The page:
Seth Goldstein writes:
As of 2005, the Internet has replaced the desktop PC as the primary platform for APIs. Unlike Microsoft and the desktop, however, nobody controls the web as a platform; although certain companies do oversee enormous pools of user data and have the opportunity to direct such traffic as they see fit. The talk of Google and Yahoo! (and now IAC) as web platforms center around their ability to recycle users through complex interconnecting networks of search, email, dating, travel, shopping, local services and more. This is the web version of the gated AOL community circa 1996. Ironically, AOL is now desperately racing to open their proprietary (Rainman) environment to a public web site (AOL.com) before Yahoo! fully eclipses its relevancy.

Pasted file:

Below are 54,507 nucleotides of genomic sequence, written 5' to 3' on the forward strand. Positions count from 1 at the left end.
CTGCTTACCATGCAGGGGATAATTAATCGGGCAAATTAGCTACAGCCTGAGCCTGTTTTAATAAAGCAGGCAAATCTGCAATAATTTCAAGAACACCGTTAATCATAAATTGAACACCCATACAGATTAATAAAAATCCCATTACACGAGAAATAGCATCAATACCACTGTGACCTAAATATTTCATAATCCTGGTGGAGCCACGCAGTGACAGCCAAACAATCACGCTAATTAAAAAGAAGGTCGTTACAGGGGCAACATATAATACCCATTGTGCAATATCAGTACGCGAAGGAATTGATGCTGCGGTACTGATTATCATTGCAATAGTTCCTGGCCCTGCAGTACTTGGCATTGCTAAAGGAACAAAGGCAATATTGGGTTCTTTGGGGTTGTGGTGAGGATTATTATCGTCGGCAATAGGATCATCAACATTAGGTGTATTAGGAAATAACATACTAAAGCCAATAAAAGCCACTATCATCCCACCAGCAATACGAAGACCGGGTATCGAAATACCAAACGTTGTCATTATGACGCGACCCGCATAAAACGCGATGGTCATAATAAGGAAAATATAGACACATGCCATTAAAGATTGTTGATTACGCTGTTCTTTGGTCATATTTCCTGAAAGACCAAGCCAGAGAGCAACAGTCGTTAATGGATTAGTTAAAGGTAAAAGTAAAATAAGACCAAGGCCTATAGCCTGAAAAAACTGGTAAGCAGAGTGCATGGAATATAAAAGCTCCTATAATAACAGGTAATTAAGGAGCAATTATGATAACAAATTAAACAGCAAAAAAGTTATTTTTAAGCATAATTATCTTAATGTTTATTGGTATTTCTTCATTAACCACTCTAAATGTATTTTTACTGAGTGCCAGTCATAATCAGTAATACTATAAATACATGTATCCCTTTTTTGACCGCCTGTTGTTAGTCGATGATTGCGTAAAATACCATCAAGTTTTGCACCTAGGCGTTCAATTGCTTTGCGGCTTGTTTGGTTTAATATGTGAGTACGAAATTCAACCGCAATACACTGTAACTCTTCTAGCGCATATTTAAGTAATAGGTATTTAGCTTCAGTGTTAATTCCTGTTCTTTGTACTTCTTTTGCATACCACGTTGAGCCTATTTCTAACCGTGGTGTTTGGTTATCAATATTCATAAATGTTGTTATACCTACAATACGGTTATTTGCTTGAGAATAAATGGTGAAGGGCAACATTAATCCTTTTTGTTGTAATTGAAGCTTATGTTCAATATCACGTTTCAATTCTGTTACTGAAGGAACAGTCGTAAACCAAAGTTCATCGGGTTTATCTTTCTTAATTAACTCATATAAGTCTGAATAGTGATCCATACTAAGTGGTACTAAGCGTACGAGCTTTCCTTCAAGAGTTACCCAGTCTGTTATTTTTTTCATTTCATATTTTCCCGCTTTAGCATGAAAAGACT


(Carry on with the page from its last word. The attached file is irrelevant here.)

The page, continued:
Virtually all of the major Web 2.0 platforms (GOOG, YHOO, IACI, AMZN, EBAY) recognize how critical it is to engage their users in the act of media production, and therefore are (in different ways) releasing APIs that stream their consumers’ meta data. Such data is not simply theirs for redistributing, but rather needs to be the byproduct of some other functionality such as Amazon wishlists, Flickr tags, or EBay auction trends. Along these lines, the value of a Web Service API is tied to its ability to convert granular feeds of individual data into useful social media contexts. It is not particularly helpful to think of APIs as simply conduits of data, since the way in which APIs package data are frequently as valuable as the data itself. In order to access Flickrs API, for example, you need to choose whether to organize the data by groups, contacts or favorites. Central then to the evaluation of an API is to what extent it performs high level operations on low level data, and how interesting the ensuing abstractions are to a broad community of users.